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Warren Buffett ran into criticism during the subprime mortgage crisis of 2007 and 2008, part of the Great Recession starting in 2007, that he had allocated capital too early resulting in suboptimal deals.

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Warren Buffett called the downturn in the financial sector that started in 2007 "poetic justice".

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Some of Warren Buffett's put options that he wrote (sold) were running at around $6.

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In October 2008, the media reported that Warren Buffett had agreed to buy General Electric preferred stock.

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Warren Buffett discussed the difficulties of knowing when to sell in the company's 2004 annual report:.

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In March 2009, Warren Buffett said in a cable television interview that the economy had "fallen off a cliff.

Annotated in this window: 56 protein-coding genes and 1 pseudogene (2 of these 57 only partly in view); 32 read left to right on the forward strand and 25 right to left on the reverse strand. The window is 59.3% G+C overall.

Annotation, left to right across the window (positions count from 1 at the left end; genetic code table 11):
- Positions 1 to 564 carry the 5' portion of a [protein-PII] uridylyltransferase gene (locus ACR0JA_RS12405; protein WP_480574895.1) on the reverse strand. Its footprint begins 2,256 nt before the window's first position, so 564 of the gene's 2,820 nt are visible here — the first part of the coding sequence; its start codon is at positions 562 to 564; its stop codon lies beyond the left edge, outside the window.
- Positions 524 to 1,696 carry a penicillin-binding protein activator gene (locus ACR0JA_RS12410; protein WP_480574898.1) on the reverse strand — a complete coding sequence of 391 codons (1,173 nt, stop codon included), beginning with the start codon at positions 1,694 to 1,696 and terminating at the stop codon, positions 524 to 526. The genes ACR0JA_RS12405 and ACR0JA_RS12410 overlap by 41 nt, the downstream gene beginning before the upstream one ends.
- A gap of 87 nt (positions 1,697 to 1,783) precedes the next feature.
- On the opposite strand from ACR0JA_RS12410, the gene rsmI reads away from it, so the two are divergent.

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Additionally, Warren Buffett feared that inflation levels that occurred in the 1970s—which led to years of painful stagflation—might re-emerge.

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In 2009, Warren Buffett divested his failed investment in ConocoPhillips, saying to his Berkshire investors,.

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In June 2010, Warren Buffett defended the credit-rating agencies for their role in the US financial crisis, claiming:.

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Warren Buffett had been reluctant to give up the stock, which averaged $1.